TOYOTA NASCAR Camping World Truck Series (NCWTS)
Joey Coulter, Matt Crafton and Johnny Sauter — Notes & Quotes
Texas Motor Speedway – June 6, 2013
JOEY COULTER, No. 18 Darrell Gwynn Foundation Toyota Tundra, Kyle Busch Motorsports
How was your Tundra during practice on Thursday at Texas?
“It was pretty good. Race trim, you know the truck handled great. We were able to run pretty much anywhere on the race track. I haven’t gone up in Brendan’s (Gaughan) groove yet, but we’ll get there before the night’s out, I’m sure. I was real happy with our Tundra, real happy with it. The only thing is not a whole lot of speed when we put it in qualifying trim. Nothing really changed, drove the same, just didn’t really pick up the time that we thought it should so we’re going to try a couple things different when we go to qualify, but real happy with our Tundra in race trim.”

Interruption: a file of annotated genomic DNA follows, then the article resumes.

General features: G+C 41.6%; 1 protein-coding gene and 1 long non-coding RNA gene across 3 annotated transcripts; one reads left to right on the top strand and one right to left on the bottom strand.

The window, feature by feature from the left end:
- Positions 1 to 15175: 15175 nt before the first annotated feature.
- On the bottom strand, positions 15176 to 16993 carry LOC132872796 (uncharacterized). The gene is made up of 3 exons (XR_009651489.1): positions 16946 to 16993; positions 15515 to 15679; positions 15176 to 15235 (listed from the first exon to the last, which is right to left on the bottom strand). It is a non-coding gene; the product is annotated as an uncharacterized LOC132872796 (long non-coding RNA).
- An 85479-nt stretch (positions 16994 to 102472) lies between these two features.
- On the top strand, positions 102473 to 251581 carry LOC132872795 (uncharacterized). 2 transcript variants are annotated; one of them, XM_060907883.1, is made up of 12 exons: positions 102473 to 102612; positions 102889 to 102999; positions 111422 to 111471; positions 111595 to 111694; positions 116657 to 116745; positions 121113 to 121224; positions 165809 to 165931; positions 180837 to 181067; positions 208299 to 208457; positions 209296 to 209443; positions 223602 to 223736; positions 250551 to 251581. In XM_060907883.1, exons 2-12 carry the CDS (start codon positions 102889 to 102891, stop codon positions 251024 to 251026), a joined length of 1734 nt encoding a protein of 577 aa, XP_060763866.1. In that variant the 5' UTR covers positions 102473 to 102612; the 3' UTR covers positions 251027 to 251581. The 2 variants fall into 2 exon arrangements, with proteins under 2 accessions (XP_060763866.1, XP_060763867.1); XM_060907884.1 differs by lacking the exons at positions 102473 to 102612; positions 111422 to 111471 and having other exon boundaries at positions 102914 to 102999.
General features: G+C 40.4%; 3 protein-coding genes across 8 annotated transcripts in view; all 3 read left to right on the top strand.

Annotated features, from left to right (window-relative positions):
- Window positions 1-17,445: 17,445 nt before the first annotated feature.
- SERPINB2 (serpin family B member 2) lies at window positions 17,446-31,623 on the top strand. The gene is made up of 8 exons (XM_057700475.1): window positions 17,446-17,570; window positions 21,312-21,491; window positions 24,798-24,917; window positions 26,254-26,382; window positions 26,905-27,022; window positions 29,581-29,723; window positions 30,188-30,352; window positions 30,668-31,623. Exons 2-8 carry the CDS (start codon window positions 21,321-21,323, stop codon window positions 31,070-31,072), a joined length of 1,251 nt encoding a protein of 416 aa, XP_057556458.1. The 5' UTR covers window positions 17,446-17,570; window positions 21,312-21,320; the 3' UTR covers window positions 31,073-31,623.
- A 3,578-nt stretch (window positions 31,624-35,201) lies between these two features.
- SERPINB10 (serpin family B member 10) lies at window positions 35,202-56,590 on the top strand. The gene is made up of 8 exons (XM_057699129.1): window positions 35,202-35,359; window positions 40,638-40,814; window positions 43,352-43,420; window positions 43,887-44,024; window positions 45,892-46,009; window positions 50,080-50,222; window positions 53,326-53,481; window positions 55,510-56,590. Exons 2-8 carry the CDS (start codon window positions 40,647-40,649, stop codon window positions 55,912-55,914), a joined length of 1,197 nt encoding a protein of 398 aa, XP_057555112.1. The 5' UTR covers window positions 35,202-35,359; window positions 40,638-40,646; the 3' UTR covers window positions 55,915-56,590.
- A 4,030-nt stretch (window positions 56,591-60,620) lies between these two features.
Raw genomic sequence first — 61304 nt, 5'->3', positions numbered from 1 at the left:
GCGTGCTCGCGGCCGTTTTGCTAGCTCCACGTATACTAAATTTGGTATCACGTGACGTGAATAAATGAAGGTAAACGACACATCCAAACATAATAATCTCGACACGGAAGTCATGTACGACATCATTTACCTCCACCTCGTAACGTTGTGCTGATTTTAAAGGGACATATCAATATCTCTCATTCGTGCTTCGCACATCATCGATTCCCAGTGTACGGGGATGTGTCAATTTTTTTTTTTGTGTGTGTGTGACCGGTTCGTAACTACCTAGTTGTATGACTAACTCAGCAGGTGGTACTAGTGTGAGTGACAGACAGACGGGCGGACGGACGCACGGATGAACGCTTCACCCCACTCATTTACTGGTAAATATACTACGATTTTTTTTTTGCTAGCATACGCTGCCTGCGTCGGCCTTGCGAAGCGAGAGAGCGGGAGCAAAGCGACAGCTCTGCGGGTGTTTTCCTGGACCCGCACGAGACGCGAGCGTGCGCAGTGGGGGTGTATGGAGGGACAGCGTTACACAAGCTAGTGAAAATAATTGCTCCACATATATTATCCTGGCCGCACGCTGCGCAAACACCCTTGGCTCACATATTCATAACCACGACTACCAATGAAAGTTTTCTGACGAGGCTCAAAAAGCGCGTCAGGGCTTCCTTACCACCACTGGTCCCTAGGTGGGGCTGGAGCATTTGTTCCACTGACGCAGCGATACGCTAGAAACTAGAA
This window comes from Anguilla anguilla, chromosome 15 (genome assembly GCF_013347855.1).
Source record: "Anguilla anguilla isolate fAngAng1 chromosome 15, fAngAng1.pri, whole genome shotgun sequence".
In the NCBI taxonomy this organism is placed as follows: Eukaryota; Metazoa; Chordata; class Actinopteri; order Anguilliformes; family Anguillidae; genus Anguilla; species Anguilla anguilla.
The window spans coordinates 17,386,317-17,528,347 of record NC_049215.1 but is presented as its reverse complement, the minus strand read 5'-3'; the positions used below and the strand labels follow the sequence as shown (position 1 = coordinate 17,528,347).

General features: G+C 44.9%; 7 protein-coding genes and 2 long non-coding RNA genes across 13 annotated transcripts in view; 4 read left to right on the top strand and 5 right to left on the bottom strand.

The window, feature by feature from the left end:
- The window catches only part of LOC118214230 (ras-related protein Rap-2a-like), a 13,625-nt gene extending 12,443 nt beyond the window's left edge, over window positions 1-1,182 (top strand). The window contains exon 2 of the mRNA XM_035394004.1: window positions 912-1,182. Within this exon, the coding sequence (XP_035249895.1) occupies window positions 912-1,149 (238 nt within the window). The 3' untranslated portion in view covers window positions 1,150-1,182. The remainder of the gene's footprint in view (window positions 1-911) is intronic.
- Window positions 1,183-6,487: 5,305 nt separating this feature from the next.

What do you remember the most about your first career NCWTS victory at Pocono last year?
“The biggest thing I remember thinking is when I grabbed high gear and I was next to the Turner trucks, I said, ‘Man how come they’re not trying to block me?’ The seas kind of parted and we kind of got there. I really expected it to be a lot harder than that. I thought they were going to drive down through the infield and stuff. I don’t know, to this day it kind of surprises me that that didn’t happen. That was an awesome race, an awesome weekend. I am really looking forward to going back there and trying to do it again.”
What do you like about racing at Texas?
“I don’t know — I’ve always loved racing here. It’s a fun place to race. It puts on an awesome truck race and I think a lot of our success here is just the communication I have with my crew chief. This place is one of those tracks that makes a big swing from the day time to the night time. We practice during the day and we qualify late afternoon and then race once it’s dark. I feel like having real good chemistry with your crew chief and knowing where your truck is at during the day and being able to anticipate where it’s going to be at night is a big part of it when you race here.”
Are you relieved that Kyle Busch isn’t racing at Texas this weekend since he’s won the last two NCWTS events?